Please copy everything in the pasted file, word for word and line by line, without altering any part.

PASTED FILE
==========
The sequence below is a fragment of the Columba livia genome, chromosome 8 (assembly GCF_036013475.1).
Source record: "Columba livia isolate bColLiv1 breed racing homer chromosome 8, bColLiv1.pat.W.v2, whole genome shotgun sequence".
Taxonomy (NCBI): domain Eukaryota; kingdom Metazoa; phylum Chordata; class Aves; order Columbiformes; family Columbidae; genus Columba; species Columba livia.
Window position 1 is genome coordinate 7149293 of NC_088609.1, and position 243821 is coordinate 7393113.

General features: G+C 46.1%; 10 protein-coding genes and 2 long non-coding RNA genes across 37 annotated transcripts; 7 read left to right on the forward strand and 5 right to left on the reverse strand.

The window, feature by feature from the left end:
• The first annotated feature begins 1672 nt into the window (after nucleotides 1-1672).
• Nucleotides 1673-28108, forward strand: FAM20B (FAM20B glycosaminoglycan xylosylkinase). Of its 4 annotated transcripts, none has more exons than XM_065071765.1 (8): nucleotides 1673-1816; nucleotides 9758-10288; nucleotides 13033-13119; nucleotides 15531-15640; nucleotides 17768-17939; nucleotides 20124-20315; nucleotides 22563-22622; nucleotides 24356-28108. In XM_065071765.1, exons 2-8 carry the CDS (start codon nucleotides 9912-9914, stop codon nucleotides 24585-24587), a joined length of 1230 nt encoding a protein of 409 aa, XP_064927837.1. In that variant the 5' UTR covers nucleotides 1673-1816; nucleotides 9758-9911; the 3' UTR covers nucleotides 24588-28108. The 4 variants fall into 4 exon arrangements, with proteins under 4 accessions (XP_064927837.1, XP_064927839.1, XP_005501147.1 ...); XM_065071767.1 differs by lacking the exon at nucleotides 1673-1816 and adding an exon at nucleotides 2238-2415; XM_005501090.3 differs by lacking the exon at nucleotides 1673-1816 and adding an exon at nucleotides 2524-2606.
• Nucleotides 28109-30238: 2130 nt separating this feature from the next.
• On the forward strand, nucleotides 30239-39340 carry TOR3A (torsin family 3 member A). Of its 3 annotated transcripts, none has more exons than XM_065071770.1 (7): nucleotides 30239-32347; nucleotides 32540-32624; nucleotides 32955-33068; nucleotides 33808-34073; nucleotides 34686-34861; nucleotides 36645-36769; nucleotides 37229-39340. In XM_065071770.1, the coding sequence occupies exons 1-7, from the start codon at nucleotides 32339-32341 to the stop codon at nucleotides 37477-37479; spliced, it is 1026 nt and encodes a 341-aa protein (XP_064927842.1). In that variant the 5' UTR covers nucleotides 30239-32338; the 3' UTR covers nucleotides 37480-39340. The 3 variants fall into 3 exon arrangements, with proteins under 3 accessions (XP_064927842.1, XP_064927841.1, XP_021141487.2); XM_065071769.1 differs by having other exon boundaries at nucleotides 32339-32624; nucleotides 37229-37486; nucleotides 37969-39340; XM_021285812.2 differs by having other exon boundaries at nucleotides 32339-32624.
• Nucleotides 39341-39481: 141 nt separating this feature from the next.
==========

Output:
The sequence below is a fragment of the Columba livia genome, chromosome 8 (assembly GCF_036013475.1).
Source record: "Columba livia isolate bColLiv1 breed racing homer chromosome 8, bColLiv1.pat.W.v2, whole genome shotgun sequence".
Taxonomy (NCBI): domain Eukaryota; kingdom Metazoa; phylum Chordata; class Aves; order Columbiformes; family Columbidae; genus Columba; species Columba livia.
Window position 1 is genome coordinate 7149293 of NC_088609.1, and position 243821 is coordinate 7393113.

General features: G+C 46.1%; 10 protein-coding genes and 2 long non-coding RNA genes across 37 annotated transcripts; 7 read left to right on the forward strand and 5 right to left on the reverse strand.

The window, feature by feature from the left end:
• The first annotated feature begins 1672 nt into the window (after nucleotides 1-1672).
• Nucleotides 1673-28108, forward strand: FAM20B (FAM20B glycosaminoglycan xylosylkinase). Of its 4 annotated transcripts, none has more exons than XM_065071765.1 (8): nucleotides 1673-1816; nucleotides 9758-10288; nucleotides 13033-13119; nucleotides 15531-15640; nucleotides 17768-17939; nucleotides 20124-20315; nucleotides 22563-22622; nucleotides 24356-28108. In XM_065071765.1, exons 2-8 carry the CDS (start codon nucleotides 9912-9914, stop codon nucleotides 24585-24587), a joined length of 1230 nt encoding a protein of 409 aa, XP_064927837.1. In that variant the 5' UTR covers nucleotides 1673-1816; nucleotides 9758-9911; the 3' UTR covers nucleotides 24588-28108. The 4 variants fall into 4 exon arrangements, with proteins under 4 accessions (XP_064927837.1, XP_064927839.1, XP_005501147.1 ...); XM_065071767.1 differs by lacking the exon at nucleotides 1673-1816 and adding an exon at nucleotides 2238-2415; XM_005501090.3 differs by lacking the exon at nucleotides 1673-1816 and adding an exon at nucleotides 2524-2606.
• Nucleotides 28109-30238: 2130 nt separating this feature from the next.
• On the forward strand, nucleotides 30239-39340 carry TOR3A (torsin family 3 member A). Of its 3 annotated transcripts, none has more exons than XM_065071770.1 (7): nucleotides 30239-32347; nucleotides 32540-32624; nucleotides 32955-33068; nucleotides 33808-34073; nucleotides 34686-34861; nucleotides 36645-36769; nucleotides 37229-39340. In XM_065071770.1, the coding sequence occupies exons 1-7, from the start codon at nucleotides 32339-32341 to the stop codon at nucleotides 37477-37479; spliced, it is 1026 nt and encodes a 341-aa protein (XP_064927842.1). In that variant the 5' UTR covers nucleotides 30239-32338; the 3' UTR covers nucleotides 37480-39340. The 3 variants fall into 3 exon arrangements, with proteins under 3 accessions (XP_064927842.1, XP_064927841.1, XP_021141487.2); XM_065071769.1 differs by having other exon boundaries at nucleotides 32339-32624; nucleotides 37229-37486; nucleotides 37969-39340; XM_021285812.2 differs by having other exon boundaries at nucleotides 32339-32624.
• Nucleotides 39341-39481: 141 nt separating this feature from the next.